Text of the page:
JESS3’s Tiffany Farrant-Gonzalez and Jarred Romley take you through 10 key steps in the creation of informative and beautiful infographics
This article first appeared in issue 236 of .net magazine – the world's best-selling magazine for web designers and developers.
While the term ‘infographic’ is a relatively new one, the concept of displaying information in a graphical format has been around for a long, long time. For thousands of years humans have attempted to explain the world around them through visual means – from 30,000-year-old cave paintings, the striking use of simple iconography to tell complex stories in ancient Egyptian hieroglyphs, or the evolution of Chinese script, to the very first examples of cartography and the bar chart. We are visual creatures by nature, and we tend to learn and explain best when information is presented in a visual format.
The modern day infographic has taken on a slightly different form to that of its predecessors. However, the fundamentals remain the same. The combination of visual storytelling with data presentation is the key driver behind the popularity of infographics and, in an age where data is everywhere, they have become genuinely indispensable. In this article we’re going to walk through 10 essential steps you can take to ensure the infographics that you create are both informative and beautiful.
The best storytellers in any generation are natural communicators who command attention. Whether huddled around a campfire, on stage in front of thousands or displayed on a computer screen, storytellers know how to engage and inspire an audience. And in the era of big data, telling a story is no different. Big data is no longer just a number on a screen, but a story to be discovered.
For data to communicate effectively with its intended target audience it must be three things: compelling, competent and controversial. To grab attention it must be compelling and stand apart from all other available data. Ask yourself: “Will the intended audience find this interesting?” The data also must come from a competent, credible source. This is crucial to developing the trust of your readers, and will also play a major role in determining whether they share it via online social circles. Finally, controversy is always good. If the data you choose can elicit a response from your readers, you’ve won. Debate is good and controversial data can foster great discussions and expand your influence beyond the realm and reach of the infographic.
Given a topic and a set of data to work from, it’s easy to let your mind flood with great ideas for your narrative and visuals – but the first step should actually be backward, not forward. Who will you be talking to? How can you add valuable information to your reader’s busy life? And, once your reader reaches the bottom line of your infographic, what do you want them to walk away thinking or doing?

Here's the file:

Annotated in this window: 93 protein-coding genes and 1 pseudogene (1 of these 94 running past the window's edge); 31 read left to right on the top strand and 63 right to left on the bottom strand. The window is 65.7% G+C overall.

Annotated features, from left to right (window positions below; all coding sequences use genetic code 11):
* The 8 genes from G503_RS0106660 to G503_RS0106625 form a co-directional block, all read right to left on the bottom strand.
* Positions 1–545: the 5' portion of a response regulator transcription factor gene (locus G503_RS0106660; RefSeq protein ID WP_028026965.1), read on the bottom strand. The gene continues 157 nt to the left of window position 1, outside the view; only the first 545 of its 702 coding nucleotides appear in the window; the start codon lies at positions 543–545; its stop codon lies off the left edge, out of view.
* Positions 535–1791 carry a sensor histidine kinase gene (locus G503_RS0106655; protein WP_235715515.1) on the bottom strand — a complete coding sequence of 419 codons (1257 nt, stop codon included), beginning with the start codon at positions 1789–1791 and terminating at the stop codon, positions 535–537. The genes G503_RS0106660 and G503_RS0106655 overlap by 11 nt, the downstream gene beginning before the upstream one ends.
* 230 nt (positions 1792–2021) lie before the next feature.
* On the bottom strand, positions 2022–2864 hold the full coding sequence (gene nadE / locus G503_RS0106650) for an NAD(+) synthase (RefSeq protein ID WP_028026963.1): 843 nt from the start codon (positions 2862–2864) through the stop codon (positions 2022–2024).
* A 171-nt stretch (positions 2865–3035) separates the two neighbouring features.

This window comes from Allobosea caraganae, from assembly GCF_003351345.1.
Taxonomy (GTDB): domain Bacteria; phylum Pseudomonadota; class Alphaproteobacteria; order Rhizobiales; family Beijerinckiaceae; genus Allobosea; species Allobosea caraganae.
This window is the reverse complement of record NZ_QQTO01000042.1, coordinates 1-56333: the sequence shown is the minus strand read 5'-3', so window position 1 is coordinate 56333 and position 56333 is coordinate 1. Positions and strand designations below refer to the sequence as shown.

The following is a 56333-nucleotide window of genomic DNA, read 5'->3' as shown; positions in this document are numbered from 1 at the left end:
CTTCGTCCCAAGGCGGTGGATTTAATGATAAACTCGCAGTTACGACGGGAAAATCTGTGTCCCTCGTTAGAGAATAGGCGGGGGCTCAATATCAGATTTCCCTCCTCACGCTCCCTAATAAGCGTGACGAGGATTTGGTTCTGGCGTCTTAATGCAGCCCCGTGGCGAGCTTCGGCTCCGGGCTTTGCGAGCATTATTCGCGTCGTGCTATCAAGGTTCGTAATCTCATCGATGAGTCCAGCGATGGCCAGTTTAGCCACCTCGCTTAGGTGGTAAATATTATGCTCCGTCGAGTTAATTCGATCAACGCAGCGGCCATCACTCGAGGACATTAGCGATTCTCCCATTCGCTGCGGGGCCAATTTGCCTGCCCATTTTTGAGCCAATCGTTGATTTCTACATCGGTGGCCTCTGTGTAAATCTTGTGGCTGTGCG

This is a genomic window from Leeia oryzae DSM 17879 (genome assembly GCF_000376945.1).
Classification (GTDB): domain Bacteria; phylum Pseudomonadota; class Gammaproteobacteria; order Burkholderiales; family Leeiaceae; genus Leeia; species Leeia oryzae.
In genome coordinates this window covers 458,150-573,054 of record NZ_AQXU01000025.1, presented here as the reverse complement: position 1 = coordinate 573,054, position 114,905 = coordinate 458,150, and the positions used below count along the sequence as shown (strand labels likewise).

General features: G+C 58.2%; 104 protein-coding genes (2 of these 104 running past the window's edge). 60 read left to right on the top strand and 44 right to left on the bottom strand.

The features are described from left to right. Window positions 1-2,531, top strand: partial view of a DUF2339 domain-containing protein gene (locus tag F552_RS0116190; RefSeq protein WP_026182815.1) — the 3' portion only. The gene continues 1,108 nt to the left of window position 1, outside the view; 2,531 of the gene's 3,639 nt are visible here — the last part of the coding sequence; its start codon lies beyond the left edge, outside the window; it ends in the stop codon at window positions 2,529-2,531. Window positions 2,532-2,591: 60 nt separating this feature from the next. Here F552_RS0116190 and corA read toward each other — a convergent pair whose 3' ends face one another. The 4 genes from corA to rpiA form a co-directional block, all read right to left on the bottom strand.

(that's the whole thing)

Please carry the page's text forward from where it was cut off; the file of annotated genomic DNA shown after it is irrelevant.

Knowing your audience should be the overriding factor in directing and determining the purpose of the graphic you’re aiming to produce. To succeed you’ll need to research the client, market and media landscape to decide opportunity areas to connect with the pre-determined receptive audience. After you’ve identified your audience, it’s time to determine the purpose and tailor the graphic’s call to action. Whether the purpose is to sell a product or to position a brand as a thought leader, the way you communicate its call to action is paramount to the success of the infographic. Its purpose should be to engage readers on the level of shared values rather than being a typical product pitch.
When building a narrative around data, remember: it’s not the size of your numbers, it’s how you use them. Your narrative is only as good as your ability to empathise with your readers, so bear in mind who they are, what beliefs they hold about your topic, what they already know about it, where they’re reading your infographic, how easily they could be distracted, and how they want to be seen in their social circles based on content they share.
With your readers’ perspective in mind, and an understanding that there may be hundreds of other bits of content flying across their radars, think about how much they’ll be able to digest in those precious few moments when you have their attention, and what you can say in that timespan that will shift their perspective. You want to create a jolt, but there are several ways to do so: enlightenment (you might not know XYZ exists, but here’s how it does), opportunity (you might think XYZ isn’t possible, but here’s why it is), fear (you might think XYZ is OK, but here’s why it’s not), soothing (you might think XYZ is not OK, but here’s why it is), and, of course, humour (you might think penguins would make terrible quarterbacks – and you’re absolutely right).
The magic of data is that it can show us trends and patterns lurking under the surface that the naked eye can’t see, and others that exist on such a massive scale that we can’t even fathom until they’re put into numerical perspective. Ultimately, the goal of your narrative is to put those patterns into perspective.
Once you have analysed your data and know the story you want to tell, you’ll need to start thinking of ways to present the data visually. Ultimately, your graphic’s primary purpose is to make the data comprehensible to a wide audience, and it’s pretty likely that the original format of your data wasn’t all that accessible.
Presenting data in a visual manner can aid the viewer’s understanding of the subject matter in a way that a spreadsheet or a paragraph of text cannot. Your graphic should aim to free the data from the constraints of a table and present it in a format that reveals hidden trends, highlights key points and also looks great.
Your visual representation of the data should always strive to be:
- Accurate Use reliable sources, and be as transparent as possible
- Clear Aim for optimum clarity
- Accessible Reveal the hidden trends, and highlight the key points
- Informative Distil, teach and empower
- Valuable The graphic should drive conversation in the subject matter
- Optimised Present the data in a way that’s conducive to the medium in which it will primarily live (via the web, mobile, video, dashboard and so on)
- Beautiful Use typography, colour, size and shape to help guide the narrative
As a data designer, your job is not to simply make the data look beautiful. More importantly your task is to make the data easier to understand. An information graphic can be both visually appealing and informative, but the key is to strike a balance between creating something helpful and creating a stunning piece of artwork.5. Focus on the structure first